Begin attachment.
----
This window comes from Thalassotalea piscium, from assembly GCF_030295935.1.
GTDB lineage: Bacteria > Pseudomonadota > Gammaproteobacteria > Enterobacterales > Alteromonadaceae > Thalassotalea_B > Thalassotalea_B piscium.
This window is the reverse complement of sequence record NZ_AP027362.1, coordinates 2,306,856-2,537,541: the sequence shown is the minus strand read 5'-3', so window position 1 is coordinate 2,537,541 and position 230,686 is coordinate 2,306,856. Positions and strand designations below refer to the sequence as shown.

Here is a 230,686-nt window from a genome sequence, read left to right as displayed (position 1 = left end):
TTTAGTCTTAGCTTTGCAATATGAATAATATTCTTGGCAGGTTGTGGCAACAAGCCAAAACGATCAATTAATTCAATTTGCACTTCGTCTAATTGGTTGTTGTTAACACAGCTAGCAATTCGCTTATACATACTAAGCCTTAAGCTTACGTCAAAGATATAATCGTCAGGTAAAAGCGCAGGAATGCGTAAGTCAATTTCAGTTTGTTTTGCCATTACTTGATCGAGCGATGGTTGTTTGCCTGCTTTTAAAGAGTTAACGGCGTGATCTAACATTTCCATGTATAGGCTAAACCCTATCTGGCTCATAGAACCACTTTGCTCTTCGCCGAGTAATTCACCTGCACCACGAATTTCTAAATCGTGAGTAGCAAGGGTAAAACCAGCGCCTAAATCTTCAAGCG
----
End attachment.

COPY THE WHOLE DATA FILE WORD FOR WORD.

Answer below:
This window comes from Thalassotalea piscium, from assembly GCF_030295935.1.
GTDB lineage: Bacteria > Pseudomonadota > Gammaproteobacteria > Enterobacterales > Alteromonadaceae > Thalassotalea_B > Thalassotalea_B piscium.
This window is the reverse complement of sequence record NZ_AP027362.1, coordinates 2,306,856-2,537,541: the sequence shown is the minus strand read 5'-3', so window position 1 is coordinate 2,537,541 and position 230,686 is coordinate 2,306,856. Positions and strand designations below refer to the sequence as shown.

Here is a 230,686-nt window from a genome sequence, read left to right as displayed (position 1 = left end):
TTTAGTCTTAGCTTTGCAATATGAATAATATTCTTGGCAGGTTGTGGCAACAAGCCAAAACGATCAATTAATTCAATTTGCACTTCGTCTAATTGGTTGTTGTTAACACAGCTAGCAATTCGCTTATACATACTAAGCCTTAAGCTTACGTCAAAGATATAATCGTCAGGTAAAAGCGCAGGAATGCGTAAGTCAATTTCAGTTTGTTTTGCCATTACTTGATCGAGCGATGGTTGTTTGCCTGCTTTTAAAGAGTTAACGGCGTGATCTAACATTTCCATGTATAGGCTAAACCCTATCTGGCTCATAGAACCACTTTGCTCTTCGCCGAGTAATTCACCTGCACCACGAATTTCTAAATCGTGAGTAGCAAGGGTAAAACCAGCGCCTAAATCTTCAAGCG